Cancer treatment in a painless patch

Chemotherapy is a life-saving medical intervention for millions of cancer patients, but the treatment is often not a pleasant experience. To kill off cancer cells, chemotherapy drugs must directly enter the patient's bloodstream ...

Nov 06, 2015
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New drug candidate developed against NF1 cancers tumours

Bath researchers have worked with colleagues from the University of Michigan to design a promising new anticancer drug candidate. This new drug would be used in the fight against Neurofibromatosis (NF1). The work, from Professor ...

Nov 04, 2015
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New class of RNA tumor suppressors identified

A pair of RNA molecules originally thought to be no more than cellular housekeepers are deleted in over a quarter of common human cancers, according to researchers at the Stanford University School of Medicine. Breast cancer ...

Nov 23, 2015
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Molecular clocks control mutation rate in human cells

Every cell in the human body contains a copy of the human genome. Through the course of a lifetime all cells are thought to acquire mutations in their genomes. Some of the mutational processes generating these mutations do ...

Nov 09, 2015
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A way to target the Achilles heel of neuroblastoma

Australian scientists have identified a critical molecular 'feedback loop' that helps initiate and drive neuroblastoma, a cancer of the nervous system in children that is triggered in embryonal nerve cells.

Nov 04, 2015
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Cancer /ˈkænsər/ ( listen), known medically as a malignant neoplasm, is a broad group of various diseases, all involving unregulated cell growth. In cancer, cells divide and grow uncontrollably, forming malignant tumors, and invade nearby parts of the body. The cancer may also spread to more distant parts of the body through the lymphatic system or bloodstream. Not all tumors are cancerous. Benign tumors do not grow uncontrollably, do not invade neighboring tissues, and do not spread throughout the body.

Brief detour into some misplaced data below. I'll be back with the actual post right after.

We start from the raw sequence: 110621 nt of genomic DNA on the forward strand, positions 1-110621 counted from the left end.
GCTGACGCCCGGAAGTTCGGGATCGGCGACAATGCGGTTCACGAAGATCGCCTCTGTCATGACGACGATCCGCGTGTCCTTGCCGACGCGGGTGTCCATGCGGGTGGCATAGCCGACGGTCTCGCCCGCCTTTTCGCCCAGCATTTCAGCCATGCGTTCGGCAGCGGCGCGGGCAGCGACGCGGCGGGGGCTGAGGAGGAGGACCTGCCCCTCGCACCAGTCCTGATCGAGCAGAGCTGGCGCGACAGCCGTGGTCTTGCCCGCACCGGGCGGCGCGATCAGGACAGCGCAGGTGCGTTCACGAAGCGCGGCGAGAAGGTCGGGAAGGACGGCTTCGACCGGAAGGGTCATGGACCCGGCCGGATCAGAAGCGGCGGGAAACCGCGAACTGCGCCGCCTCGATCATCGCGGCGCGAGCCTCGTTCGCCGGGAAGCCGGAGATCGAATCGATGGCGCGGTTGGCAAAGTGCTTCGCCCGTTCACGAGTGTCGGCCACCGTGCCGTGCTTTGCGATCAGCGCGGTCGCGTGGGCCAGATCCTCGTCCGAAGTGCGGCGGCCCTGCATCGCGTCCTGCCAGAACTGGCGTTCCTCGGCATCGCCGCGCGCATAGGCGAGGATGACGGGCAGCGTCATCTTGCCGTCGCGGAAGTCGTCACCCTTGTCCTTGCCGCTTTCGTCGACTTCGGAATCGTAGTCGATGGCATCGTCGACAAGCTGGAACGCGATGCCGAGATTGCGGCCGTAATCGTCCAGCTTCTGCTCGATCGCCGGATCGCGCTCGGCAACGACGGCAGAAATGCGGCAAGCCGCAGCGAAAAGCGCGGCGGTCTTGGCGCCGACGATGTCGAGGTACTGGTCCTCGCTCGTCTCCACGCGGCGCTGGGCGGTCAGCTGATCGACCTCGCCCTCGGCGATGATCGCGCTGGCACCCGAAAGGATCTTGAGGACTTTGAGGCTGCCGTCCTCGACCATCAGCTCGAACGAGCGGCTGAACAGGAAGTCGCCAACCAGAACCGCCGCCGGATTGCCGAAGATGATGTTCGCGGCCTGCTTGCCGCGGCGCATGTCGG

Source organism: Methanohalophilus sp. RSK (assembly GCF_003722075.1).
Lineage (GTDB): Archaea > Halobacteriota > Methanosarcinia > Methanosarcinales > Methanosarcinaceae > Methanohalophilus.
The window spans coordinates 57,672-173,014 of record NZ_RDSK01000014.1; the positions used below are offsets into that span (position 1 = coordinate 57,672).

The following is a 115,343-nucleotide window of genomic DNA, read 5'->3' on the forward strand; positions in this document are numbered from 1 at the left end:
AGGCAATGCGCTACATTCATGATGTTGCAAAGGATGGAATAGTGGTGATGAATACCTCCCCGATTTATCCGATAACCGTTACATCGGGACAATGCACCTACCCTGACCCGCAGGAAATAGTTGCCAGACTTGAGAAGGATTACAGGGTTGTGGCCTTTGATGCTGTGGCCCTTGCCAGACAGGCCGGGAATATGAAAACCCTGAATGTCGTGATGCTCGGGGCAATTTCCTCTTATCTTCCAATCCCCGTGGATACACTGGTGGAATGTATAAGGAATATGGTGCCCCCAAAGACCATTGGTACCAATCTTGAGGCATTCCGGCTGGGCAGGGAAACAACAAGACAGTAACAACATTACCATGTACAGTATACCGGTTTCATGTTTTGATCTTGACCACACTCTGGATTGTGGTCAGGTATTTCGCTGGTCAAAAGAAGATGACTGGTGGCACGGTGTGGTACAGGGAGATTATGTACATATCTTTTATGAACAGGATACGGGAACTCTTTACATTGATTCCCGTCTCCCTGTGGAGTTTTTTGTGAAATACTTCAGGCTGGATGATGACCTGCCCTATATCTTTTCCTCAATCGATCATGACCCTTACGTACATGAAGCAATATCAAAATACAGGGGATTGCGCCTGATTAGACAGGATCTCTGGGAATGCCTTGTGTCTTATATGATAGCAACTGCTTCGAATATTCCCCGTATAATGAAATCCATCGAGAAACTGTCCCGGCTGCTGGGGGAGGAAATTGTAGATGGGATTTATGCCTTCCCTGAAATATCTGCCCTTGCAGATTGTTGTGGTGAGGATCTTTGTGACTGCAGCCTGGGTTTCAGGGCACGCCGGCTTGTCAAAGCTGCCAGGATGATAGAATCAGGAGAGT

Determining what causes cancer is complex. Many things are known to increase the risk of cancer, including tobacco use, certain infections, radiation, lack of physical activity, poor diet and obesity, and environmental pollutants. These can directly damage genes or combine with existing genetic faults within cells to cause the disease. Approximately five to ten percent of cancers are entirely hereditary.

Cancer can be detected in a number of ways, including the presence of certain signs and symptoms, screening tests, or medical imaging. Once a possible cancer is detected it is diagnosed by microscopic examination of a tissue sample. Cancer is usually treated with chemotherapy, radiation therapy and surgery. The chances of surviving the disease vary greatly by the type and location of the cancer and the extent of disease at the start of treatment. While cancer can affect people of all ages, and a few types of cancer are more common in children, the risk of developing cancer generally increases with age. In 2007, cancer caused about 13% of all human deaths worldwide (7.9 million). Rates are rising as more people live to an old age and as mass lifestyle changes occur in the developing world.

This text uses material from Wikipedia licensed under CC BY-SA

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